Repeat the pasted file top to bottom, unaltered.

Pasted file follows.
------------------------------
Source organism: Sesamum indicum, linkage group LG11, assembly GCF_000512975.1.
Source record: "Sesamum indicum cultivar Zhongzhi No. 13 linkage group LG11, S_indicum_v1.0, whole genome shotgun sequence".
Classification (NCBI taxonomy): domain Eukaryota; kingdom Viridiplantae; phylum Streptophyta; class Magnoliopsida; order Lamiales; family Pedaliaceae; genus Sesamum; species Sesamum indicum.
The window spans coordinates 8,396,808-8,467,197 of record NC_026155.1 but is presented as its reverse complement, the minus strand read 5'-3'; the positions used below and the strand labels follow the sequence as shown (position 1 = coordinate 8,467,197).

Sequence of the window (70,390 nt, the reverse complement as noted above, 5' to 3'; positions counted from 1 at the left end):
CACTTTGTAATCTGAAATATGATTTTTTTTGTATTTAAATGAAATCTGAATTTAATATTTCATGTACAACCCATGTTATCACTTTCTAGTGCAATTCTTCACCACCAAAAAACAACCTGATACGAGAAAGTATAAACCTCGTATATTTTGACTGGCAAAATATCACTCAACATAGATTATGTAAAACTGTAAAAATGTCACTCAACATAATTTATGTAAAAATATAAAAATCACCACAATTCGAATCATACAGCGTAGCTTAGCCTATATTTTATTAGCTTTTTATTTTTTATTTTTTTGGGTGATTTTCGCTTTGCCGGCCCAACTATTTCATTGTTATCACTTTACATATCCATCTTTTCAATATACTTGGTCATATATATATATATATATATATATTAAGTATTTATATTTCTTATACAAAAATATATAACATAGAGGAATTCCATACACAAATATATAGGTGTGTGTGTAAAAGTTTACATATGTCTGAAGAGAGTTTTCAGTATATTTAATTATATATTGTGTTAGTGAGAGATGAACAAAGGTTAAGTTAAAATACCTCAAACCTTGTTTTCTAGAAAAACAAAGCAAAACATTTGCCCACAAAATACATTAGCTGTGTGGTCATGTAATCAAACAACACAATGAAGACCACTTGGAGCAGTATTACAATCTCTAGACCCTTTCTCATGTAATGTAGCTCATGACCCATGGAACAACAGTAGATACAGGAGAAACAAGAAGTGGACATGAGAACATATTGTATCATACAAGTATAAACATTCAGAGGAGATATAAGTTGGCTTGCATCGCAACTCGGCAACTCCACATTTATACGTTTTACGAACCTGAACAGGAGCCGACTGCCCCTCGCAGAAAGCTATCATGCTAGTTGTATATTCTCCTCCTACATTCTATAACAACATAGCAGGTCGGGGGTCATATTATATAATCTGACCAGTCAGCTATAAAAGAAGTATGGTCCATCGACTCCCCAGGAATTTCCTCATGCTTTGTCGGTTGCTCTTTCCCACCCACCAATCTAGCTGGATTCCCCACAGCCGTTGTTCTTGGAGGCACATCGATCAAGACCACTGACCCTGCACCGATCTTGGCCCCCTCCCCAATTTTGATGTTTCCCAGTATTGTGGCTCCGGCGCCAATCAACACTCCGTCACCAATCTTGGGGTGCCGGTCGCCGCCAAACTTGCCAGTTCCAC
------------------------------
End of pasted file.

Source organism: Sesamum indicum, linkage group LG11, assembly GCF_000512975.1.
Source record: "Sesamum indicum cultivar Zhongzhi No. 13 linkage group LG11, S_indicum_v1.0, whole genome shotgun sequence".
Classification (NCBI taxonomy): domain Eukaryota; kingdom Viridiplantae; phylum Streptophyta; class Magnoliopsida; order Lamiales; family Pedaliaceae; genus Sesamum; species Sesamum indicum.
The window spans coordinates 8,396,808-8,467,197 of record NC_026155.1 but is presented as its reverse complement, the minus strand read 5'-3'; the positions used below and the strand labels follow the sequence as shown (position 1 = coordinate 8,467,197).

Sequence of the window (70,390 nt, the reverse complement as noted above, 5' to 3'; positions counted from 1 at the left end):
CACTTTGTAATCTGAAATATGATTTTTTTTGTATTTAAATGAAATCTGAATTTAATATTTCATGTACAACCCATGTTATCACTTTCTAGTGCAATTCTTCACCACCAAAAAACAACCTGATACGAGAAAGTATAAACCTCGTATATTTTGACTGGCAAAATATCACTCAACATAGATTATGTAAAACTGTAAAAATGTCACTCAACATAATTTATGTAAAAATATAAAAATCACCACAATTCGAATCATACAGCGTAGCTTAGCCTATATTTTATTAGCTTTTTATTTTTTATTTTTTTGGGTGATTTTCGCTTTGCCGGCCCAACTATTTCATTGTTATCACTTTACATATCCATCTTTTCAATATACTTGGTCATATATATATATATATATATATATTAAGTATTTATATTTCTTATACAAAAATATATAACATAGAGGAATTCCATACACAAATATATAGGTGTGTGTGTAAAAGTTTACATATGTCTGAAGAGAGTTTTCAGTATATTTAATTATATATTGTGTTAGTGAGAGATGAACAAAGGTTAAGTTAAAATACCTCAAACCTTGTTTTCTAGAAAAACAAAGCAAAACATTTGCCCACAAAATACATTAGCTGTGTGGTCATGTAATCAAACAACACAATGAAGACCACTTGGAGCAGTATTACAATCTCTAGACCCTTTCTCATGTAATGTAGCTCATGACCCATGGAACAACAGTAGATACAGGAGAAACAAGAAGTGGACATGAGAACATATTGTATCATACAAGTATAAACATTCAGAGGAGATATAAGTTGGCTTGCATCGCAACTCGGCAACTCCACATTTATACGTTTTACGAACCTGAACAGGAGCCGACTGCCCCTCGCAGAAAGCTATCATGCTAGTTGTATATTCTCCTCCTACATTCTATAACAACATAGCAGGTCGGGGGTCATATTATATAATCTGACCAGTCAGCTATAAAAGAAGTATGGTCCATCGACTCCCCAGGAATTTCCTCATGCTTTGTCGGTTGCTCTTTCCCACCCACCAATCTAGCTGGATTCCCCACAGCCGTTGTTCTTGGAGGCACATCGATCAAGACCACTGACCCTGCACCGATCTTGGCCCCCTCCCCAATTTTGATGTTTCCCAGTATTGTGGCTCCGGCGCCAATCAACACTCCGTCACCAATCTTGGGGTGCCGGTCGCCGCCAAACTTGCCAGTTCCAC